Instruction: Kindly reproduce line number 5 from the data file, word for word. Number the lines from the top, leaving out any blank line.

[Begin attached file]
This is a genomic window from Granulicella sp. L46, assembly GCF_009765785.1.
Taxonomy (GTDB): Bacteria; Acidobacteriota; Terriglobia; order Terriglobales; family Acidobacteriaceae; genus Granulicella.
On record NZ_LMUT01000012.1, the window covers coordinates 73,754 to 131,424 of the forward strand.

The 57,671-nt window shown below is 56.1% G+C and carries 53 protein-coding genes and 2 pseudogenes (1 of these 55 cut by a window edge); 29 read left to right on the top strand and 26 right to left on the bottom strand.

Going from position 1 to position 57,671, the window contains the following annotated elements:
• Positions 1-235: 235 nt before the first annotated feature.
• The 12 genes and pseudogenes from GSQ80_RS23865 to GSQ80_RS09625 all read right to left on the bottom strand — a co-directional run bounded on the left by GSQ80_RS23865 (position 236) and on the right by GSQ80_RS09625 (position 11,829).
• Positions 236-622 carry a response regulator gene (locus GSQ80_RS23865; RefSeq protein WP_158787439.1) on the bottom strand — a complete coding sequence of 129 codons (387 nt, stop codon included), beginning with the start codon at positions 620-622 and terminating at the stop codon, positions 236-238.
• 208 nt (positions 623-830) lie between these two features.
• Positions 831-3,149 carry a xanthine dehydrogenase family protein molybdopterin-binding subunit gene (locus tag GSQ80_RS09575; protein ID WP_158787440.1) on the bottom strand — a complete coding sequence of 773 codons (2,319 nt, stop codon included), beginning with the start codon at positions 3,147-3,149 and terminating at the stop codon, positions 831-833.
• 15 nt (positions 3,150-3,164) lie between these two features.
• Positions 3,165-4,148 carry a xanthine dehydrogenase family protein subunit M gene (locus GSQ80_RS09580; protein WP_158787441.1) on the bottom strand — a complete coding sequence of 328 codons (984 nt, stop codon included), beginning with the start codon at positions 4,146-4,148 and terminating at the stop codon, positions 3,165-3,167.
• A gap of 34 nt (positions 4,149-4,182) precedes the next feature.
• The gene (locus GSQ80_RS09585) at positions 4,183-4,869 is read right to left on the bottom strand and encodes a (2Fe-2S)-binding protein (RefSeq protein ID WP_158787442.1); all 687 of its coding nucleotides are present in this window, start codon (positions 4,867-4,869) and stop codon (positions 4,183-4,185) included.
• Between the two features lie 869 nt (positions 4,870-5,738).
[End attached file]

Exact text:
Going from position 1 to position 57,671, the window contains the following annotated elements: